Melnik is the smallest city in Bulgaria, with a population of about 270. It is located in the southwestern Pirin Mountains. The town is an architectural reserve and many of its buildings are actually cultural monuments.
Ancient Bulgarians related the name of Melon to the Slavonic word “mel” (white clay, chalk). Melnik is situated among whimsical golden-yellow sand pyramids in various forms, resembling giant mushrooms, ancient towers and obelisks reaching up to 100 meters in height. They are some of the most fascinating natural phenomena in the Balkans.
The town is famous for the production of thick and sweet wine. In earlier times Melnik wine was highly appreciated at the markets in Thessalonica. The town has been popular as a wine-growing region since 1346.
The houses of Melnik are situated among the rocks at various levels, giving the town a layered appearance and forming tiny streets with many workshops and cellars. One of the most impressive is the Kordopulov house, built in 1758.
The first people to settle in the area of Melnik were the Thracians. Centuries later, the Romans arrived and built an ancient bridge that is still visible today. Melnik became a part of the Bulgarian state under the rule of Khan Presian (836 – 852) and prospered greatly in that period. In 1209 it was the capital of an independent feudal principality ruled by Despot Slav and during his reign it experienced an economic and cultural boom.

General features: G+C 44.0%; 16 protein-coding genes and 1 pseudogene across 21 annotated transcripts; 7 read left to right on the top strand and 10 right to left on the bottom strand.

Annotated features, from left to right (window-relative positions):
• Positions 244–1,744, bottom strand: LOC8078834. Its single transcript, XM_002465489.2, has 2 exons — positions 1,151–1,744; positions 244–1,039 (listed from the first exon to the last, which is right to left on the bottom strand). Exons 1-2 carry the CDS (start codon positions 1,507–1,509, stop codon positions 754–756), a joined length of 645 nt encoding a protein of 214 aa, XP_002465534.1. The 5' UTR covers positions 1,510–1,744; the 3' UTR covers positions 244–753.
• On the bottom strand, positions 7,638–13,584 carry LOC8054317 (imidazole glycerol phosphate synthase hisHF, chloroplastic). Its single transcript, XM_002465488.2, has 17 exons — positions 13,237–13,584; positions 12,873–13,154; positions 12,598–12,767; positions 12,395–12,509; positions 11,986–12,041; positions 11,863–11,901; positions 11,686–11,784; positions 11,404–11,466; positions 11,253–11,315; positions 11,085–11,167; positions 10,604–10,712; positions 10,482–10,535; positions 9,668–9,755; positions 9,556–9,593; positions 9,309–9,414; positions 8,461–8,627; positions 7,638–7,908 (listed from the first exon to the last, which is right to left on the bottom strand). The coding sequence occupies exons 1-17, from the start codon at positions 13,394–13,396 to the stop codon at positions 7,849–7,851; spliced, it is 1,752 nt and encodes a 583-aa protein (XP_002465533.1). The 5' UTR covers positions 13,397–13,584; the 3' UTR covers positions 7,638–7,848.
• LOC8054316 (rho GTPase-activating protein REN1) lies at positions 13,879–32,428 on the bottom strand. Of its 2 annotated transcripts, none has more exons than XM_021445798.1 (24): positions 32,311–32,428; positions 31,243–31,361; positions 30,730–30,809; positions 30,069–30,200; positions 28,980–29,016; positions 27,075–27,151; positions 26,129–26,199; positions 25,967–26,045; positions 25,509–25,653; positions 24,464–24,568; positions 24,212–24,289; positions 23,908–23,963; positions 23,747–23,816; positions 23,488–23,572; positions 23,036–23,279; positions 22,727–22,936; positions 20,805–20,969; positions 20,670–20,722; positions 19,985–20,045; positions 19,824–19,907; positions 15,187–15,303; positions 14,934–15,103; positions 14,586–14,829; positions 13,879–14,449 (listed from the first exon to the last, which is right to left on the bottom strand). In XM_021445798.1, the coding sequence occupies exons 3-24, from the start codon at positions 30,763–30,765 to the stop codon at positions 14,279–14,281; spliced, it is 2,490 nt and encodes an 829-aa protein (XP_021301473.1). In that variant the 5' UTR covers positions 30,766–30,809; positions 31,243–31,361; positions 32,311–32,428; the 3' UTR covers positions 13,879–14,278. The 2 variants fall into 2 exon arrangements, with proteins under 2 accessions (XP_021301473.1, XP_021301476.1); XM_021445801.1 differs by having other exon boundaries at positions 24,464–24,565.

The Ottoman conquest of the Balkans in the 14th and early 15th centuries resulted in a long period of decline, but by the time of the Bulgarian National Revival, Melnik was once again a thriving city, rich in the production of tobacco and wine. During this period, Melnik was also a local center of craftsmanship, particularly church decoration and woodcarving. Many Bulgarian schools and churches were built in Melnik during that time.
Rozhen Monastery is only 6 km from Melnik. The church in its yard, built in 1600, was renovated and painted in the 18th century. It contains a wealth of splendid stained glass, openwork wood carvings and old icons.